Principium Volume I, Book 6, Quote 686, 692, 694

686. (2-21-2010) Now that we live in a time where the access to knowledge has never been more universal, where prosperity has never been offered to so many, yet how misguided our public policies and education. For the diffusion of knowledge will not bring about virtue and good ordered society. The diffusion of wealth will not elevate men and women to a more virtuous life. Only the effort we individually put into learning to master ourselves with virtuous teachings and the wisdom we can glean from those who have gone before us, and with that effort, that wrestling with this temporal sphere, where we wrest virtue from its hiding place, and place it across our shoulders, then we can look to the future with hope for peace and happiness among the nations. Man must subdue himself in order to subdue the pain and suffering of this world. Too often we endeavor to alleviate the symptoms without ever curing the disease. Man must be taught and encouraged from an early age to make good choices. For one man’s choice is another man’s blessing or curse.

- Andrew T. Jackson, 1970-Present


692. (2-25-2010) (And now to begin a discussion of Property and Freedom)ATJ Property…in its particular application means “that domination which one man claims and exercises over the external things of the world, in exclusion of every other individual.” In its larger and juster [sic] meaning, it embraces everything to which a man may attach a value and have a right; and which leaves to everyone else a like advantage. In the former sense, a man’s land, or merchandise, or money is called his property. In the latter sense, a man has property in his opinions and the free communication of them. He has a property of peculiar value in his religious opinions, and in the profession and practice dictated by them. He has property very dear to him in the safety and liberty of his person. He has an equal property in the use of his faculties and free choice of the objects on which to employ them. In a word, as a man is said to have a right to his property, he may be equally said to have a property in his rights.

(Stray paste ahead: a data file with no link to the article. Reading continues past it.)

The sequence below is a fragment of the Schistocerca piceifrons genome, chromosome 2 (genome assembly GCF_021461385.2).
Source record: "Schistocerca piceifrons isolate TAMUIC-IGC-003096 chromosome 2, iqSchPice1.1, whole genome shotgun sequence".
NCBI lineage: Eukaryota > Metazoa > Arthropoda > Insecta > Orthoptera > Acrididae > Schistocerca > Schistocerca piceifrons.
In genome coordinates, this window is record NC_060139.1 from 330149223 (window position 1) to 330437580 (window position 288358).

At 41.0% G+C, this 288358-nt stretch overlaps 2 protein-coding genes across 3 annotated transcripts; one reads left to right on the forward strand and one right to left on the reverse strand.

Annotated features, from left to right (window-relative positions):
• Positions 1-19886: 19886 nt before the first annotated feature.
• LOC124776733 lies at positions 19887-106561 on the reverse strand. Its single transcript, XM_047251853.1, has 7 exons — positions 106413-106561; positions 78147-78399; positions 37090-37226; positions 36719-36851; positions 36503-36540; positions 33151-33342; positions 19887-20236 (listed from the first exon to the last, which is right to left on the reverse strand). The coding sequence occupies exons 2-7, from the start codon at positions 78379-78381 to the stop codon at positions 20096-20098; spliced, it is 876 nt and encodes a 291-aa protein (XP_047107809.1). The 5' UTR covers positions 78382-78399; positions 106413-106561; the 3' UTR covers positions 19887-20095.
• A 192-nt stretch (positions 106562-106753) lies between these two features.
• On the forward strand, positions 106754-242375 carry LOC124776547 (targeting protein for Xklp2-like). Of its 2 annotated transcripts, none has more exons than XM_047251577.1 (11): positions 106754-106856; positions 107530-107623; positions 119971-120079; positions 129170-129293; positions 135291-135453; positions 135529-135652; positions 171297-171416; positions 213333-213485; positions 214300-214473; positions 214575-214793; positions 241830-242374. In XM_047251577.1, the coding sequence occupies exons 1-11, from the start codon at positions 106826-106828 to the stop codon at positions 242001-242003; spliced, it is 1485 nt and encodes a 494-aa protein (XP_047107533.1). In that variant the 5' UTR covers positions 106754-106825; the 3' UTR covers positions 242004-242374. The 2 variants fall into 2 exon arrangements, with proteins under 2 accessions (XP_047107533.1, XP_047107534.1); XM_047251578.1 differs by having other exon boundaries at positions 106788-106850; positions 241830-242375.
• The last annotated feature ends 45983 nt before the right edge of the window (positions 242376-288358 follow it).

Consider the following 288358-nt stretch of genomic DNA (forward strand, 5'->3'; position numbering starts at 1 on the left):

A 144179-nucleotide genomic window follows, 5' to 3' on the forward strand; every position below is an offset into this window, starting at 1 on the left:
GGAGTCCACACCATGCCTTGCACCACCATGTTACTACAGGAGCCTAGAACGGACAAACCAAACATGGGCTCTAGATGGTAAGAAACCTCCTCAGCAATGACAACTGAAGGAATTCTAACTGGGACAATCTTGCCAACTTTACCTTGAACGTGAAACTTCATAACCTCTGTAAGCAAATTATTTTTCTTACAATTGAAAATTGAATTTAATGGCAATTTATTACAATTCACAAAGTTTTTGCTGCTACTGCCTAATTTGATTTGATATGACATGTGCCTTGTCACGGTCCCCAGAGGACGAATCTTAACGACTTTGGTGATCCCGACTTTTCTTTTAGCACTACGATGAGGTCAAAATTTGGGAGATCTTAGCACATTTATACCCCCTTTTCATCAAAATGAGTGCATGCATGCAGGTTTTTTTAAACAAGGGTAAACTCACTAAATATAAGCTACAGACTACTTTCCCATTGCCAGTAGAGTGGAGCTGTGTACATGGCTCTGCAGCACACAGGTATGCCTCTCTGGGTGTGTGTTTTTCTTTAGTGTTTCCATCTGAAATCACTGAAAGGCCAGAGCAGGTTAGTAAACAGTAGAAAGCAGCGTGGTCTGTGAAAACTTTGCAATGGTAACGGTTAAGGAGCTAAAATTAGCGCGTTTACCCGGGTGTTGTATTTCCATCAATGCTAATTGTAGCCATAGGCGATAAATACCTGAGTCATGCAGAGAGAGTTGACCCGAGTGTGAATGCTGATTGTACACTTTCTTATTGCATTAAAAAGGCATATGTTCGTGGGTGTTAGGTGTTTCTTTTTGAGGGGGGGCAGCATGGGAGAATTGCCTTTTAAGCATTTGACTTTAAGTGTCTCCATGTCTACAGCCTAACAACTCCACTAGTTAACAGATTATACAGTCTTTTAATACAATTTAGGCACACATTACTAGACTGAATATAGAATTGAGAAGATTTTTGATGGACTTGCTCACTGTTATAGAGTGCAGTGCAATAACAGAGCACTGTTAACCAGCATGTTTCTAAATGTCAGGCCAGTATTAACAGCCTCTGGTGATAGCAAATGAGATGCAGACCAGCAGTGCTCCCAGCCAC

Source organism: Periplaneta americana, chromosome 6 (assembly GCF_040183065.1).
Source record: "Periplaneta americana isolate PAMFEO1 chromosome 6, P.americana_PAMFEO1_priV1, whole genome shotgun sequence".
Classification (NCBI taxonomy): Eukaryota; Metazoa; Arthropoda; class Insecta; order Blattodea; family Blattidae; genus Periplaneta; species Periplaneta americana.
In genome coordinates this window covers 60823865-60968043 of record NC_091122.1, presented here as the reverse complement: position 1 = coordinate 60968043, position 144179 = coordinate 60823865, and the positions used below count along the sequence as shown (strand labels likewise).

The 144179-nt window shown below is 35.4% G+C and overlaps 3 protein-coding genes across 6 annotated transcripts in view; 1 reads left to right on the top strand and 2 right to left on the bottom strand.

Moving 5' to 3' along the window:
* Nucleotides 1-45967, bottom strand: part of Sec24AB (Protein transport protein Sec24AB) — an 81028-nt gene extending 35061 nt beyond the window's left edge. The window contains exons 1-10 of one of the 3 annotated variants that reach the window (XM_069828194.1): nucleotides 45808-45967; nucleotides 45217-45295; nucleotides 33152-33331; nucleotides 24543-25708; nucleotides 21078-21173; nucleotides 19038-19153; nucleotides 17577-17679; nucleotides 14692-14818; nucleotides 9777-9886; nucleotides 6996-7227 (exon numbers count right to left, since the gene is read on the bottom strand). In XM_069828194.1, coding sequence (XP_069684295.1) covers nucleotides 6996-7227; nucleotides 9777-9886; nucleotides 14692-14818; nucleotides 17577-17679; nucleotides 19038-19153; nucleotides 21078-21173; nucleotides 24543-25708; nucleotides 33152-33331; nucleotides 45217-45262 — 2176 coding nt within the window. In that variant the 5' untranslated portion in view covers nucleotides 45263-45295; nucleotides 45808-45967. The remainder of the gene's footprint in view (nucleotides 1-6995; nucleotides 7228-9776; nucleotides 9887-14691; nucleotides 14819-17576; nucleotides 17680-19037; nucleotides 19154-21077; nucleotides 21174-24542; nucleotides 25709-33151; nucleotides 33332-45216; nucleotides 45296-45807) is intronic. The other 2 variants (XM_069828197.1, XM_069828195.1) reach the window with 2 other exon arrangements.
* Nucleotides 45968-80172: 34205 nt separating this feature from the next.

- James Madison, 1751-1836


694. (2-25-2010) (In the next section, the concept of Freedom is broadened from previous quotes, from just simply personal rights and to be free from coercion.)ATJ The term freedom as used in this study cover four subjects: (1) political freedom, i.e., the right of the individual to participate in the choice of officials of the government under which he lives; (2) legal freedom, i.e., the right in relations with other individuals and the state to be judged by third parties in accord with the law; (3) economic freedom, i.e., the right freely to use and dispose of one’s assets; and (4) personal rights, i.e., the claim of the individual to his life and liberty and the license to do whatever he wishes as he does not infringe on the liberties and rights of others: in other words, absence of coercion….Freedom does not include the so-called “right” to public security and support (such as implied in the slogan phrases “freedom from want” and “the right to housing”) which infringe on the rights of other since it is they who have to pay for them. Such “rights” are at best a moral claim, and at worst, if enforced by public authority, an unearned privilege.

- Richard Pipes – Property and Freedom, 1999

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